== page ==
In the current paper, we reviewed ontologies that are relevant to PA. The review has the following objectives: 1) to identify ontologies in the literature, 2) to assess their content and 3) to assess their quality, especially with regard to reusability.


The PRISMA reporting criteria for systematic reviews [20] were used, and the protocol is available via open science framework.Footnote 2

Identification of ontologies

The following electronic databases were searched in June 2021: CINAHL (via EBSCOhost), ProQuest Psychology, Web of Science, Scopus, PubMed, EMBASE, IEEE (Institute of Electrical and Electronics Engineers) Xplore, and ACM (Association for Computing Machinery).

The search strategy included strings related to ‘physical activity’ and ‘ontologies’. We excluded publications that contained the strings “gene” “dna” or “rna”. The final search strategy for Web of Science can be found in the appendix.

Results of the search were exported to EndNote and duplicates were removed. They were then imported into rayyan [21]. Screening was first based on the title and abstract only, and then on full texts. A second researcher screened 25% of the records based on the title and abstract only. The used ontologies were identified and indexed.

Two further methods were used:

  • 1. Reference Searching: References from relevant records were screened for missing ontologies.

  • 2. Key ontology repositories (i.e. OBO Foundry and BioPortal) were searched for terms related to ‘physical activity’.

Inclusion criteria

Publications were included if they met the following criteria:

  • - Original work that describes an ontology, using definitions of concepts and presenting relationships between concepts.

  • - The ontology describes PA or sedentary behavior, or has been used in a behaviour change intervention targeting PA or sedentary behavior.

  • - The ontology is available in English. The choice was made because of the ease of integrating and reusing these ontologies.

Coding and quality assessment

Coding of ontologies occurred based on publicly available information. We coded formal characteristics, such as the ontology provider, country of origin, year of publication, version accessed and corresponding e-mail. Also, the number of classes and properties was coded. Concerning the content of the ontology, we differentiated between the physical activity domain, the profile domain, and three the context domain. The latter domain contained three subtypes (temporal, social and physical context). A description of these domains can be found in Table 1.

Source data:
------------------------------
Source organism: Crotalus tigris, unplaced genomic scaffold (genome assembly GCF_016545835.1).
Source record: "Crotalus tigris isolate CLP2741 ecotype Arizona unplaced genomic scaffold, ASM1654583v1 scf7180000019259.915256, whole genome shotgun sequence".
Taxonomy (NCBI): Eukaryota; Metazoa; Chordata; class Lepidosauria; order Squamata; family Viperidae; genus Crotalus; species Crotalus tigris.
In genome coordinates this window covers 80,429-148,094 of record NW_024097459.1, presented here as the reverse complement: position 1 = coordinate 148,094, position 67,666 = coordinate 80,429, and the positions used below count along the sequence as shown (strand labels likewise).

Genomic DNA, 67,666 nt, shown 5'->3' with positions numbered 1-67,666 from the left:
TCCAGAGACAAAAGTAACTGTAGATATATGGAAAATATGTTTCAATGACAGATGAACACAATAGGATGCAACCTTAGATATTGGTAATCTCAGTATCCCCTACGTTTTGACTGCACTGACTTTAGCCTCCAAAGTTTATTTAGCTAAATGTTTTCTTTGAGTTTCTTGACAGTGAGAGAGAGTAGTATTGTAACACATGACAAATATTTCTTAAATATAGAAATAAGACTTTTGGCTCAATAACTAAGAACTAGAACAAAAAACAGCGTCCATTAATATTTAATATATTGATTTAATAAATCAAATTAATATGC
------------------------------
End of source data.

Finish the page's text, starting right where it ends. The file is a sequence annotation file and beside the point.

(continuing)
Table 1 Description of the different domains

The coding of the quality of the ontologies was largely based upon the OBO Foundry principles of good ontology practice [22]. We included 12 of the 14 criteria. Principles were slightly adapted to be applicable to all ontologies. The principles “Relations” (Relations should be used from the Relations Ontology) and “Commitment to Collaboration” (Foundry ontologies are expected to collaborate with other Foundry ontologies) were considered not relevant for this review. After an initial quality assessment, the authors of the ontologies were contacted and provided with the opportunity to share additional materials or documentation.

  1. 1.

    Open: The ontology should be openly available on the internet. Being available upon request was not sufficient.

  2. 2.

    Common Formal Language: The ontology should be available in an owl file using the RDF-XML syntax.

  3. 3.

    Unique URI: This criterion was met if each class and property had a unique uniform resource identifier (URI), which is a unique characters sequence that distinguishes one resource from another.

  4. 4.

    Versioning: Versions should be labelled clearly, including their date of publication and the changes made.

  5. 5.

    Textual Definitions: An ontology should have definitions for the majority of its classes, in particular for top level terms.

  6. 6.

    Naming Conventions: An ontology should have clear naming conventions. This criterion was met if names were unique and intelligible to the coding team MB and SC.

  7. 7.

    Documentation: Significant documentation should be available, e.g. in a published paper describing the ontology, websites, or in manuals for developers and users.

  8. 8.